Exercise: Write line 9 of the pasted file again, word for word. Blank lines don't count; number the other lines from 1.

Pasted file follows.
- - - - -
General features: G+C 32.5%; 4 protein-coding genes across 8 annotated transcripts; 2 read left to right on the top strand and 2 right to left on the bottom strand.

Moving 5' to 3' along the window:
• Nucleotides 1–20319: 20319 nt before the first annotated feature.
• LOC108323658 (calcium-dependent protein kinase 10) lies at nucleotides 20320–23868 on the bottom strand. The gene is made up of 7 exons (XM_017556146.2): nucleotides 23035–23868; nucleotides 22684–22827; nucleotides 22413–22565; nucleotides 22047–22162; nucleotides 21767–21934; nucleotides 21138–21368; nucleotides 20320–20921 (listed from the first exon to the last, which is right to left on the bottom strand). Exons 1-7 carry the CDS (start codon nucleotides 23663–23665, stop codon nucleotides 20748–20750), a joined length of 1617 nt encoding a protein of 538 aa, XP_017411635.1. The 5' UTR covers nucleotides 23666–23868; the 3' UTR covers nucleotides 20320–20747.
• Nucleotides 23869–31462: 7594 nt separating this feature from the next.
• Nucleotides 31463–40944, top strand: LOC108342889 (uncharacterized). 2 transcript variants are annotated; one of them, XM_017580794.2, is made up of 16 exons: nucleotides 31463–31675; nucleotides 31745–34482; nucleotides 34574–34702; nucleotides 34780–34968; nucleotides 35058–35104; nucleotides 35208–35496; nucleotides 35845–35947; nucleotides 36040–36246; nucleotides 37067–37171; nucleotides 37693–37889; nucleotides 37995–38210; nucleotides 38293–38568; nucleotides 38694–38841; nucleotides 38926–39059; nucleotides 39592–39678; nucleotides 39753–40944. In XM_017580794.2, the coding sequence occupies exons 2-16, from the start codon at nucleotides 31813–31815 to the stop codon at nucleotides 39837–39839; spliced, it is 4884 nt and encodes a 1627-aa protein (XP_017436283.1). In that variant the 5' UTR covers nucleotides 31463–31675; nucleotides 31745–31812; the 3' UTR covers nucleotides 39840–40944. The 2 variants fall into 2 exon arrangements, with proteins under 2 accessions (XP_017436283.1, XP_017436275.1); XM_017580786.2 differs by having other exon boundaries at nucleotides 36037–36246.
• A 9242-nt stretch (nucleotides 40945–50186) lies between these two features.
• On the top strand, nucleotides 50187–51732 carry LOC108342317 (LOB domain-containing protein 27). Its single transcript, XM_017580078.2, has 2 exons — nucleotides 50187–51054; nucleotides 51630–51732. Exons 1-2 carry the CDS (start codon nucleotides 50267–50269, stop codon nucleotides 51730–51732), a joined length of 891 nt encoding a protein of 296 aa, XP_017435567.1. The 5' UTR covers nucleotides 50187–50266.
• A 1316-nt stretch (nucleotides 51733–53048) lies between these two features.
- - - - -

• A 1316-nt stretch (nucleotides 51733–53048) lies between these two features.